Miss Mary Conover Lines was born in Mount Vernon, Westchester, New York on 27 July 1895.
She was the daughter of Dr Ernest Howard Lines (1859-1936), a New York native and president and medical director of the New York Life Insurance Company, and Elizabeth Lindsey James (1861-1942), who hailed from Burlington, New Jersey. Her parents had married in Pennsylvania in 1889 and besides Mary they had one other child, a son, Howard Burchard (1892-1916). The family appeared on the 1900 census living in Manhattan. They latterly settled in Paris, where Mary was educated, and they were frequent travellers across the Atlantic.
In April 1912, Mary and her mother were travelling to the United States to attend her brother's graduation from Dartmouth College. They boarded the Titanic at Southampton as first class passengers (joint ticket number 17592 which cost £39, 8s) and occupied cabin D-28.
On Saturday 13 April the two ladies had just finished luncheon in the first class dining room on D Deck. They had made a habit of stopping for coffee in the adjoining reception room following their meal. After they had taken a seat, Captain Smith and Bruce Ismay came and sat at a table nearby and began discussing the possibility of having the last boilers lit. Her mother recognised Mr Ismay from several years back when they had both lived in New York, and she confirmed his identity with her table steward.
On the night of the sinking Mary recalled that she had been dozing off when she and her mother became alarmed when the ship stopped and the noise of steam being vented out could be heard. They were soon pacified by their steward who told them to remain in their cabin which they did, for some time and the steward never returned. Mary later recalled that a man from a neighbouring cabin (whom she identified as a Mr White, possibly Percival White or his son Richard) alerted them to get dressed and helped them find their lifebelts. Half-dressed, the ladies left their cabin and ventured to the boat deck where an officer tied their lifebelts on, saying "We are sending you out as a matter of precaution. We hope you will be back for breakfast."
The two ladies were rescued in lifeboat 9 which Mary described as far from full. When the ship sank, Mary later claimed that she was too far away to hear the cries of those struggling in the water, something she considered a blessing. During sunrise and before their rescue by Carpathia, Mary recalled the magnificent sight of five or six huge icebergs nearby, a scene she would describe as one of the most beautiful spectacles she has ever seen. For Mary, having to climb a rickety rope ladder up the side of the Carpathia was a terrifying ordeal for her and many other survivors in her lifeboat, many of whom were too cold to climb and who had to be hauled up by ropes. Whilst aboard the rescue ship her mother was given a bunk whilst she slept on the floor with another girl around her age.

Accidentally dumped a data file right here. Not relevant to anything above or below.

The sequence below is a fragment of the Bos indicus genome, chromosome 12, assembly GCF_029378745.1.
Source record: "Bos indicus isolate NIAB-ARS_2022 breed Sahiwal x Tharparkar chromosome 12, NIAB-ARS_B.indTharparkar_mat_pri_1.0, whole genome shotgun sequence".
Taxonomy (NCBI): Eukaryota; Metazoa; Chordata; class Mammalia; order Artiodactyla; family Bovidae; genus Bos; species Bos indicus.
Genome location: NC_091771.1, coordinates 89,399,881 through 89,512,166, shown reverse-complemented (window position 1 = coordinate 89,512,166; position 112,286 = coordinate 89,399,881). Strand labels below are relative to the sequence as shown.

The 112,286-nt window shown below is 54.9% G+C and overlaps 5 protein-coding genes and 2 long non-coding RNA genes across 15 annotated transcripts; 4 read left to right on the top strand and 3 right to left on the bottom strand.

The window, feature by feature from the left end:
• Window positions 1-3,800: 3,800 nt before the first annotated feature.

She and her mother did manage to arrive at her brother's graduation and eventually returned to Paris. During WWI Mary served for four years in a French Hospital as a nurses' aide. Her brother Howard served in the Ambulance Service but died in 1916 as a result of pneumonia.
Mary was married in Paris in 1919 to Massachusetts-born attorney Sargent Holbrook Wellman (b. 8 May 1892) and the freshly-married couple appeared on the 1920 census living with her husband's family in Manhattan but would settle in Topsfield, Massachusetts later that year. The couple had three children: Prudence (1920-1986, later Mrs Joseph Leo Leonard), Howard Lines (1924-2006) and Bradford (b. 1931). The couple were active in their local community in various civic and charitable roles. Mary devoted much of her time to the Girls Scouts on local and national levels since 1923 and was one of the founders of the Mid-Essex area council of Girl Scouts and had served as a commissioner of Massachusetts Girl Scouts for four years, among other roles. She was a member of the Herb Society of America for thirty years, serving as chairman of the New England Unit, and later assisted in the translation of the Natural History of Lavenders from French to English.
For many years Mary never spoke about her experiences on Titanic and it was not until after the death of her mother that she chose to recount her story. Although invited to the New York premiere of A Night to Remember in 1958, Mary declined the request as she had no wish to relive her experience. She did however speak to local press and did so up until her death.
Mary died at her home, 103 Salem Road, Massachusetts on 23 November 1975 aged 80 following a stroke. She was buried in Pine Grove Cemetery, Topsfield.
Phillip Gowan USA
Salem Evening News, November 24, 1975, Obituary
Articles and Stories
New York Times (1975)